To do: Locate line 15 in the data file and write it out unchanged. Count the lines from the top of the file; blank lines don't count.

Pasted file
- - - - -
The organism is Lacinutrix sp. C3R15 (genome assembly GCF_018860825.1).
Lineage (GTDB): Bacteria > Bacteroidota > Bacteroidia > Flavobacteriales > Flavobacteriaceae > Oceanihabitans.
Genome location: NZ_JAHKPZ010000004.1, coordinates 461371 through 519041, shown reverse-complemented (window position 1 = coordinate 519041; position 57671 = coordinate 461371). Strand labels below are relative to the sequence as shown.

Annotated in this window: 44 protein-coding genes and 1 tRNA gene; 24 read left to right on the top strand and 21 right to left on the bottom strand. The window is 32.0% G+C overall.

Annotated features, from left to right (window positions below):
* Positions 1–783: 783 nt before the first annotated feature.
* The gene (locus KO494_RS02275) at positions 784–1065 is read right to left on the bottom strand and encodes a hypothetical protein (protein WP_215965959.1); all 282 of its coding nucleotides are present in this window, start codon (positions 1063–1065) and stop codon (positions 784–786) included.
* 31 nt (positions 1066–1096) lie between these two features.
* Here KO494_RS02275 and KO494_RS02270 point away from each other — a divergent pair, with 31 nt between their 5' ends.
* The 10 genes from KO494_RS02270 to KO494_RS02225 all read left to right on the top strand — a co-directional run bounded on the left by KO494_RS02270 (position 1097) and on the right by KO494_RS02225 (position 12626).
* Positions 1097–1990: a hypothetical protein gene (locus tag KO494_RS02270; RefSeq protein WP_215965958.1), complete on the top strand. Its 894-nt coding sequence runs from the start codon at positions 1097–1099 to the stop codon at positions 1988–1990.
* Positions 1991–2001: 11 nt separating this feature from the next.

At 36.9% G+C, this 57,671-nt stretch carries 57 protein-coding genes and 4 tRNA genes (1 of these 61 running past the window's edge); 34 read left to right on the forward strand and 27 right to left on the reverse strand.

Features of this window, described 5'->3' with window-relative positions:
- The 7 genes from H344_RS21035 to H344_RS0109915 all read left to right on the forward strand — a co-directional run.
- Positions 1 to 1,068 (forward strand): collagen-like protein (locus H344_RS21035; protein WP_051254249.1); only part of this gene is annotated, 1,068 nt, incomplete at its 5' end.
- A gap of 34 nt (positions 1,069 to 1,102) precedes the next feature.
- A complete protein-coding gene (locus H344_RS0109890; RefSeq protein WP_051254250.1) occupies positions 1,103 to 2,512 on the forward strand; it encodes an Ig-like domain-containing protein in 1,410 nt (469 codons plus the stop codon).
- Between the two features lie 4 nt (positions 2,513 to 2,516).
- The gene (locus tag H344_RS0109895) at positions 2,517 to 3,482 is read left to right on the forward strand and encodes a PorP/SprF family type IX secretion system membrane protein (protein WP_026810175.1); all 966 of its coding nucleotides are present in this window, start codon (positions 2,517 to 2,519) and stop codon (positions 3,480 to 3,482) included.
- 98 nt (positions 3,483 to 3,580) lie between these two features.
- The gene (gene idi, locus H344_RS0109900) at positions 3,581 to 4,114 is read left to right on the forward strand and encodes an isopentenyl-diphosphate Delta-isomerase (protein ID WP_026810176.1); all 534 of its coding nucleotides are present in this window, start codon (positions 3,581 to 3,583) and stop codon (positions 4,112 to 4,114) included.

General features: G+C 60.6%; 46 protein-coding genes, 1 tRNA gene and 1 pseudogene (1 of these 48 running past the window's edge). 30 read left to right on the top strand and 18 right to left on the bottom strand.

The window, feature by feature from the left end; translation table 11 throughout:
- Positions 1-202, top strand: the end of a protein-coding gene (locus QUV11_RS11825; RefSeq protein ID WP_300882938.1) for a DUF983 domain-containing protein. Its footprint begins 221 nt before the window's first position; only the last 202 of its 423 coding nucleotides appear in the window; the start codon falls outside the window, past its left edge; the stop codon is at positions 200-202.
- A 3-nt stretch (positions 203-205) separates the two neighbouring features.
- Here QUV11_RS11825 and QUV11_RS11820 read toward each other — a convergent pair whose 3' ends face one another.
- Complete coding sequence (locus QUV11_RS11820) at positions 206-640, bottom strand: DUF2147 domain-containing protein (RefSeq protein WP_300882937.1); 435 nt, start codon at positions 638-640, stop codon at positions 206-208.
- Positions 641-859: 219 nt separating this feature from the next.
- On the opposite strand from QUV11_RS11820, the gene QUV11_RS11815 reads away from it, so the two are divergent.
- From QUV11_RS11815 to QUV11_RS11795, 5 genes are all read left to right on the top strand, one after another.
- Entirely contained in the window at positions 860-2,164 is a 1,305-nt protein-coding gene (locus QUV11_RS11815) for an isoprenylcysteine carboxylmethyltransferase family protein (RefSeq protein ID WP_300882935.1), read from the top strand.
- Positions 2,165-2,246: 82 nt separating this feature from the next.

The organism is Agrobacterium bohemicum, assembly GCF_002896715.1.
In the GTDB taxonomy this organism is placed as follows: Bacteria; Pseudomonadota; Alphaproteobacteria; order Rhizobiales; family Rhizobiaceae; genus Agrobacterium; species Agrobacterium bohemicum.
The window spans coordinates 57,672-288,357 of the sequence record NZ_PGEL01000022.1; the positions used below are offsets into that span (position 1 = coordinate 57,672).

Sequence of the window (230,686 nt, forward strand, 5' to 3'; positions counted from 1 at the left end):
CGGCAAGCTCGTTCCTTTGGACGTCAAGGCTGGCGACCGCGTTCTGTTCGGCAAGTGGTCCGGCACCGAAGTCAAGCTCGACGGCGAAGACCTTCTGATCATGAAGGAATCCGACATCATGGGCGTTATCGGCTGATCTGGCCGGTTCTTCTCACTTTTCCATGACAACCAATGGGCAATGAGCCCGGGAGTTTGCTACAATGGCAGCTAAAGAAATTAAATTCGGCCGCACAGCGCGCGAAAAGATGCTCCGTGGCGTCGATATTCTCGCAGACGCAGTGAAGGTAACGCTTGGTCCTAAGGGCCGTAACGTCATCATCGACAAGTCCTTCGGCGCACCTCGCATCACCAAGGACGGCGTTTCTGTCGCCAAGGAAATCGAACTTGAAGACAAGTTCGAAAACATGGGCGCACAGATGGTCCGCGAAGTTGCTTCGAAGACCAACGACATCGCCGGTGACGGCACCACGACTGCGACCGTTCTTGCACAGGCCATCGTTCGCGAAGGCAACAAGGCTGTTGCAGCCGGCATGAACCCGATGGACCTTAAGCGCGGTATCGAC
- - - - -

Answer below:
- The 7 genes from H344_RS21035 to H344_RS0109915 all read left to right on the forward strand — a co-directional run.